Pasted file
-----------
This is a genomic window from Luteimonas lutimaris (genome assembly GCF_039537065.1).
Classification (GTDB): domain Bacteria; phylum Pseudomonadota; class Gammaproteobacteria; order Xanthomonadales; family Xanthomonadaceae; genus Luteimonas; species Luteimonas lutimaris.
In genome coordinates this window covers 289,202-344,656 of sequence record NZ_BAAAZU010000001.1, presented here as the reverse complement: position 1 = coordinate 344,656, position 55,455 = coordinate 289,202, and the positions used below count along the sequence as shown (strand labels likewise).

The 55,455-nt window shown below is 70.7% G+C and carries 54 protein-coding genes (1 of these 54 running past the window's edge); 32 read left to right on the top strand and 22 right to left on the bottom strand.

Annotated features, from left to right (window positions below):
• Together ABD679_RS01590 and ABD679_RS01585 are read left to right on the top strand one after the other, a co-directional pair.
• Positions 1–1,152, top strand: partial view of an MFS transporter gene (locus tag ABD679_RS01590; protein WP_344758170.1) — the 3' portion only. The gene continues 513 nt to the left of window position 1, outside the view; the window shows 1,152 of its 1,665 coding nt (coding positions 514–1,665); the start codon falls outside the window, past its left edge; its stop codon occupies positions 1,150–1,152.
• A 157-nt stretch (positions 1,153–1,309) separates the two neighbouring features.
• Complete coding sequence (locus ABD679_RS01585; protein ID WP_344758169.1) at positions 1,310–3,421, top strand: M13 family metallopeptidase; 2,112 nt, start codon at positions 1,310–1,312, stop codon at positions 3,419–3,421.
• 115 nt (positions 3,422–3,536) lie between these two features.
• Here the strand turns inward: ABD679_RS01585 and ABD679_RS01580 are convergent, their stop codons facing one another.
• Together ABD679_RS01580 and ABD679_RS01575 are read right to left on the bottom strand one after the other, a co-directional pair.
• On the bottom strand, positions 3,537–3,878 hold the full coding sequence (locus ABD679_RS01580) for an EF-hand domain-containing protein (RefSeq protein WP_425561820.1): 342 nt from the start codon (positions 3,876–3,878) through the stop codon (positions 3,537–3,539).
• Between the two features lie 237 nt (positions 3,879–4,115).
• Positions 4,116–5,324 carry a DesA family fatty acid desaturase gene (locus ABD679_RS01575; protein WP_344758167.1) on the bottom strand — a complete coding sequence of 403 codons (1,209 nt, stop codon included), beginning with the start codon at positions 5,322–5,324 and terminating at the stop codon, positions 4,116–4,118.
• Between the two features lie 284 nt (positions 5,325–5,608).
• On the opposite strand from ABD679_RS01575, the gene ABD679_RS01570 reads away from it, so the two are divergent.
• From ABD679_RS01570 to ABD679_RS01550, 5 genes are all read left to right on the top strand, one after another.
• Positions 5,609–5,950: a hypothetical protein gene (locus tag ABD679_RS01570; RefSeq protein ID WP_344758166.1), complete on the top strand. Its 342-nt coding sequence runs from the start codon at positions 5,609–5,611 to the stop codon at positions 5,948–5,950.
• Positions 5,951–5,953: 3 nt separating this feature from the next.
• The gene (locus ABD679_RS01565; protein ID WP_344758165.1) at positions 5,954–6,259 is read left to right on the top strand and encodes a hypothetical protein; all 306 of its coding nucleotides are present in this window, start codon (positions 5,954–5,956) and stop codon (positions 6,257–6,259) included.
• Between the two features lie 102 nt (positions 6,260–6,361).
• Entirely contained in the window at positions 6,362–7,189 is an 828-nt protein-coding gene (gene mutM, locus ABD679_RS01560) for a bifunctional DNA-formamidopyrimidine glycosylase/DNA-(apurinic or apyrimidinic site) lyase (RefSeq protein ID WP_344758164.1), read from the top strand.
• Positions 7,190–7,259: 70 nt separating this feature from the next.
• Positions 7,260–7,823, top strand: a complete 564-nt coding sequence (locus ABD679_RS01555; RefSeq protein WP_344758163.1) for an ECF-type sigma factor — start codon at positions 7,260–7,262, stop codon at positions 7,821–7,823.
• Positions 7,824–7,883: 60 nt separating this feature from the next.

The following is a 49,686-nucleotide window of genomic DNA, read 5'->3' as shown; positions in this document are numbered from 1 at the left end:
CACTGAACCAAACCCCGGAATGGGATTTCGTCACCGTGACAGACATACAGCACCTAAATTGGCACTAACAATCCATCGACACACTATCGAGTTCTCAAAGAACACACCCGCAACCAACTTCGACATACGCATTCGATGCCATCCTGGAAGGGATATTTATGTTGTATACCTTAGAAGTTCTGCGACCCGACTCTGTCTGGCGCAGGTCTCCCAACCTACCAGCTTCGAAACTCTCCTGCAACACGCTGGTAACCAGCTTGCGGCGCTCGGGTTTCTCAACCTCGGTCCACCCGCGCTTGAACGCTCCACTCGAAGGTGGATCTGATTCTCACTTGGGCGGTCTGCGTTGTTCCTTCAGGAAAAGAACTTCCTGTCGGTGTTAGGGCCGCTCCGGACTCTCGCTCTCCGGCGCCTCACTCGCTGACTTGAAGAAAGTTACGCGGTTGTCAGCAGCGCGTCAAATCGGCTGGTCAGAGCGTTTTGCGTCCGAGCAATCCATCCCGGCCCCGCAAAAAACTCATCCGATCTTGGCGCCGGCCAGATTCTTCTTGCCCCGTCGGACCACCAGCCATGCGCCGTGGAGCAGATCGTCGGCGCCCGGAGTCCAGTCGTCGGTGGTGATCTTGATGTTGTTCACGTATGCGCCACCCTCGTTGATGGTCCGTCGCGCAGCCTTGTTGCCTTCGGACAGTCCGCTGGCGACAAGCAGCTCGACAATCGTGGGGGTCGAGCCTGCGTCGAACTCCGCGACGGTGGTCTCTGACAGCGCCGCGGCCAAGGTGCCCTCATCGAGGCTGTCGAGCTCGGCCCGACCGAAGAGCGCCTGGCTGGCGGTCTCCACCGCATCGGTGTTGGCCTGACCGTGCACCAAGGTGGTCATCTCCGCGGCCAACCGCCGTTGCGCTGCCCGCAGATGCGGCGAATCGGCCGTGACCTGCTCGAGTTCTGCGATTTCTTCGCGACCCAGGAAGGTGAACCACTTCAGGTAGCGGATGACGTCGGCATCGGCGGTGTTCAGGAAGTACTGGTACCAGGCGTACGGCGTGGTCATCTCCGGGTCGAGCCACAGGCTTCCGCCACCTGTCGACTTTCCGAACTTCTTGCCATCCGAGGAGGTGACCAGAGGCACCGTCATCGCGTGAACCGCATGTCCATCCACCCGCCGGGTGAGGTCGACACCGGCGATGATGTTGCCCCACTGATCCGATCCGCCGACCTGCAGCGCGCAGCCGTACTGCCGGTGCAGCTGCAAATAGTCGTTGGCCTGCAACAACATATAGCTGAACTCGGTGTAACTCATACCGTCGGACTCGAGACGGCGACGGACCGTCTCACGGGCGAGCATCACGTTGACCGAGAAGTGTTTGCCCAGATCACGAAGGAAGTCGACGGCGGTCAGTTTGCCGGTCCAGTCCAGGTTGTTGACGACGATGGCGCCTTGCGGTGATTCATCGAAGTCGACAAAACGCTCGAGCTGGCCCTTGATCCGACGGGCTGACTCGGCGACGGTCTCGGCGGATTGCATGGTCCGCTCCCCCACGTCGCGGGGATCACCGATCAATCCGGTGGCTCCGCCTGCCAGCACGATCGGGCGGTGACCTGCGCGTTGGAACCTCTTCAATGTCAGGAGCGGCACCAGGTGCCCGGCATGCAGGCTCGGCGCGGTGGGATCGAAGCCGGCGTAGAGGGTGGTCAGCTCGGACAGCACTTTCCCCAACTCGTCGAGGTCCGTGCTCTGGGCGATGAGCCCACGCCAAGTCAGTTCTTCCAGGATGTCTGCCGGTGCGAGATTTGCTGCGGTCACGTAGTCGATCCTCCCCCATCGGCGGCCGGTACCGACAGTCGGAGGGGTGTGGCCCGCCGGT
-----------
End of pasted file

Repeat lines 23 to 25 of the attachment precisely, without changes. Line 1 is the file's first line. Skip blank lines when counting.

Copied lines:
• Entirely contained in the window at positions 6,362–7,189 is an 828-nt protein-coding gene (gene mutM, locus ABD679_RS01560) for a bifunctional DNA-formamidopyrimidine glycosylase/DNA-(apurinic or apyrimidinic site) lyase (RefSeq protein ID WP_344758164.1), read from the top strand.
• Positions 7,190–7,259: 70 nt separating this feature from the next.
• Positions 7,260–7,823, top strand: a complete 564-nt coding sequence (locus ABD679_RS01555; RefSeq protein WP_344758163.1) for an ECF-type sigma factor — start codon at positions 7,260–7,262, stop codon at positions 7,821–7,823.